Firstly, I would like to thank the Prime Minister for hearing the cries of the few in the cultural community who spoke up, along with the Bahamian public. Thank you for adding a name that is synonymous with one of our major Bahamian cultural expressions.
Although I felt like you did not go far enough. In my opinion, the festival could have been named Rake-N-Scrape, Jumbey, or Goombay, but it doesn’t matter. What matters is that there was a change and that you listened to us. It also shows that the ‘voice of the people’ is the voice that matters.
I feel proud to have been in the dissent column. The column that stood up for our culture and not just someone’s selfish ambitions. It feels great to know that there was a compromise made. When others said nothing would change, it changed, “Take Dat Haters!!” Again, thank you, Mr, Prime Minister.
I also sat down with the Minister Of Youth, Sports, and Culture, a few weeks ago and had a very insightful meeting with him and his Permanent Secretary. We ironed out most of my objections. I found most of his present and future plans groundbreaking. I would like to commend him for being open and available to meet with me.
Going forward, my only objection to the Carnival/Festival, at this point, is the type of music that will now represent the Bahamas and the Bahamas Junkanoo Carnival. From what I have heard, and know, the top 25 songs selected were mostly authentic Trinidadian sounding soca songs. Using Trinidadian slang, Trinidadian cultural verbiage and phrases that they use at their Carnival in Trinidad.
Where is the Bahamian in that? With 170 plus songs to choose from that Bahamian recording artists wrote and produced, you mean only Trinidadian sounding songs made the cut? It seems to me that there was some kind of hanky panky going on there, influencing of the judges to choose Trinidadian soca material. Why choose soca songs? Did these judges have something against Bahamian music?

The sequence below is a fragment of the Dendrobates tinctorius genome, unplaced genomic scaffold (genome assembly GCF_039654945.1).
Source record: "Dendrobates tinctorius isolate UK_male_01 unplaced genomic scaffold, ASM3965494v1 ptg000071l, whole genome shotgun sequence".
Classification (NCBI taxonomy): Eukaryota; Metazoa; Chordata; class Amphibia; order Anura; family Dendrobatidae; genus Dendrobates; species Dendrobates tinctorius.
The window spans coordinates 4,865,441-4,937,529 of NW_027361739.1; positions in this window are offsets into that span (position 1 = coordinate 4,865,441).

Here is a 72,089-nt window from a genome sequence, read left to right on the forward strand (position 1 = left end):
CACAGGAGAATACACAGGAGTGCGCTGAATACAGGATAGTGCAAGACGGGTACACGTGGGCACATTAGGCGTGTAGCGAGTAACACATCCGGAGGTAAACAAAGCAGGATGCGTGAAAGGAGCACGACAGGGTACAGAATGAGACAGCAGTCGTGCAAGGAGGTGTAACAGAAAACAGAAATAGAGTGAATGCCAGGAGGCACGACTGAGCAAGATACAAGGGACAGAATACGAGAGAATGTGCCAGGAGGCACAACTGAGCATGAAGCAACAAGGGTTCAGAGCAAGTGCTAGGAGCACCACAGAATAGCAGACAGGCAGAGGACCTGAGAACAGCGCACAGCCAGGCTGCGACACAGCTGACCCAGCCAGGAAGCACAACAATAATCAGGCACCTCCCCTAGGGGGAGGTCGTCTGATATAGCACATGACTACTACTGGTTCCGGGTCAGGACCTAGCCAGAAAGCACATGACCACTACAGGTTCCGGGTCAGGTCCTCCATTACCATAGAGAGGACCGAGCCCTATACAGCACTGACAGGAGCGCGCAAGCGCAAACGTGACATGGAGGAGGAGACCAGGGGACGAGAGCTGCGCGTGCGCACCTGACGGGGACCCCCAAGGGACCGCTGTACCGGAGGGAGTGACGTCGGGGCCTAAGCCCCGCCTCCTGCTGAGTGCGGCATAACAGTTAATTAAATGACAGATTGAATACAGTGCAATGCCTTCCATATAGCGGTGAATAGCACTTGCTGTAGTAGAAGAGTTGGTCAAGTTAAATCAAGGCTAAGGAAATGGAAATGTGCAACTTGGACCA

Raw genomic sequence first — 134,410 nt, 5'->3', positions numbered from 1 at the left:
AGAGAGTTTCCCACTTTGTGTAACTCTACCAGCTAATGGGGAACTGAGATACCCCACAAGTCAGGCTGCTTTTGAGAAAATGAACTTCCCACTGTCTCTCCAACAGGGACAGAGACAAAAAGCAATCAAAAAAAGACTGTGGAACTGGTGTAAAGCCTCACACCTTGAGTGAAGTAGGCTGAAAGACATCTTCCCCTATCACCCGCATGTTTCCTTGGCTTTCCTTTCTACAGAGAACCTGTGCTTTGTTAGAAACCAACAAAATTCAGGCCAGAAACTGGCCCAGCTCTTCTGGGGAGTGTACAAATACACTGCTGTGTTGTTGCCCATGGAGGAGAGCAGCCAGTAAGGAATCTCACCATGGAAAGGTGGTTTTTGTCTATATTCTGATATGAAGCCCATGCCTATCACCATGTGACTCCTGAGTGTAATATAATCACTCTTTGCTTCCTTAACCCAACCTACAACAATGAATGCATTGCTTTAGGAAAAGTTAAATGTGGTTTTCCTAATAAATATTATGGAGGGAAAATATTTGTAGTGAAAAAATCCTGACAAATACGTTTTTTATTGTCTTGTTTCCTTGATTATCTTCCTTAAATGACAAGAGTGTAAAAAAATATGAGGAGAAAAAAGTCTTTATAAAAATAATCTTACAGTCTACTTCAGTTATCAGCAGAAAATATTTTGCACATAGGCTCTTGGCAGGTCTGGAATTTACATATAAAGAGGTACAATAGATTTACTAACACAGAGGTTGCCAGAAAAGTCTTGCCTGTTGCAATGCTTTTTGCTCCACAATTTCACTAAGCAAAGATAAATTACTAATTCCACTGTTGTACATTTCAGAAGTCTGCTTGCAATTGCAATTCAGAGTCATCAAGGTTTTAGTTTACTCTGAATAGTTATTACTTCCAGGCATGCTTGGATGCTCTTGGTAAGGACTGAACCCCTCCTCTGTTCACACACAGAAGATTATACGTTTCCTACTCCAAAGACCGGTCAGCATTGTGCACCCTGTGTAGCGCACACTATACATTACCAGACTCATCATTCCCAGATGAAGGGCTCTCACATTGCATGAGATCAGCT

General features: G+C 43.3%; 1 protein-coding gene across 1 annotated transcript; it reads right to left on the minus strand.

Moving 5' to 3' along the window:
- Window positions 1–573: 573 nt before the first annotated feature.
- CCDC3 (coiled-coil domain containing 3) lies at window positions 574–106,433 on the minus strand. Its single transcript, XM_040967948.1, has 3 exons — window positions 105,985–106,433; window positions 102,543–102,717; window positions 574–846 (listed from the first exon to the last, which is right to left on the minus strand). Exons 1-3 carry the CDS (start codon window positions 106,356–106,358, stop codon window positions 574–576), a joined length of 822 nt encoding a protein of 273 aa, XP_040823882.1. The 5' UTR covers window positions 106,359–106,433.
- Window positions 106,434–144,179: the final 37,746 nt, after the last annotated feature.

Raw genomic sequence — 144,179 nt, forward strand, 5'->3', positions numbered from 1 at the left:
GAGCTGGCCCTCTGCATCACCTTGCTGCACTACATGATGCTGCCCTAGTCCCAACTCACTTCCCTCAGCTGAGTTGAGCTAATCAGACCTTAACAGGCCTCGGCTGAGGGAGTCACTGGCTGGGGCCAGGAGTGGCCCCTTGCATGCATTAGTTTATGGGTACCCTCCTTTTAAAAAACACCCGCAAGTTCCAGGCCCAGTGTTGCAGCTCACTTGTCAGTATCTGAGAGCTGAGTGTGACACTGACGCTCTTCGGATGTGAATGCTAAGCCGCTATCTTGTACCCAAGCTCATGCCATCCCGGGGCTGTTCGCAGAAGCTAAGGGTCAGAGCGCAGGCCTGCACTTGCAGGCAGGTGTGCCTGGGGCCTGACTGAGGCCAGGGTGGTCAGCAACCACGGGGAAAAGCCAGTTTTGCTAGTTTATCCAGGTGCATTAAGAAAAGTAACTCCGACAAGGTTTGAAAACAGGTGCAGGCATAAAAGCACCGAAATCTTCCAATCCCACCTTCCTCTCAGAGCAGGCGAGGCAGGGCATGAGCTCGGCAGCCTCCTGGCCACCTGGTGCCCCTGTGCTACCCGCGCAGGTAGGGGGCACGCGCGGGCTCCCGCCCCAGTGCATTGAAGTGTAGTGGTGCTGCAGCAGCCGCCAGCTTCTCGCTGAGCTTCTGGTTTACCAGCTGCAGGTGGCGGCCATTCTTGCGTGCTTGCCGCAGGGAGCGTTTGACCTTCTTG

Mr. Prime Minister, it seems like you are the only one hearing us out here, please have your people address this confusion. I have no horse in this race, I just want to see that the Bahamian people’s interest is put first. If one or two of these soca songs are to win this song competition and is exported to the world, this sound or genre of music will represent us, represent the word, ‘Junkanoo’. A soca sound representing Junkanoo? Another country’s music representing Junkanoo? Sir, that doesn’t make any sense.
Come on Festival Committee members, we will be promoted as a soca destination. I thought our main objective was to push Bahamian Culture. Our taxpayer dollars will be used to promote music that is not ours, exposing and biggin’ up someone else’s culture at our expense. I hope you all understand what this means. Unless this is what someone truly wants? If not, then we must correct this, the music needs to suit the name, the culture, Junkanoo.
Why was the criteria of this competition not outlined that these songs must be in the musical vein of Rake-N-Scrape, Junkanoo or Goombay? A Bahamian thing! Mr. Prime Minister, this needs to be rectified, it’s weird that this was overlooked. The judges should have thrown out any song with music that was not identified as authentically ours. We as Bahamians know our sound, and especially judges who are supposed to be musicians. Furthermore, in my view the committee should still add some well-known Junkanoo songs that were mega hits, to add excitement and familiarity to this Bahamas Junkanoo Carnival album and concert event.
If others like myself and other stakeholders in the Bahamian music industry were approached on this Festival/Carnival plan much earlier this would have been a better and much smoother process. I am also kind of disappointed in some of the well known artists and musicians who did not step up and at least let their voices be heard. “Let me let y’all know”, to make a change taste really sweet… To be vindicated is an awesome feeling, versus, entering a competition with questionable judging. It couldn’t have been about the cash prize… Could it? We could have all stood together and demanded more.
“United we stand, divided we fall.”
Once again, thank you Mr. Prime Minister for hearing us on this matter.
Kirkland H. BodieCarnival, culture, junkanoo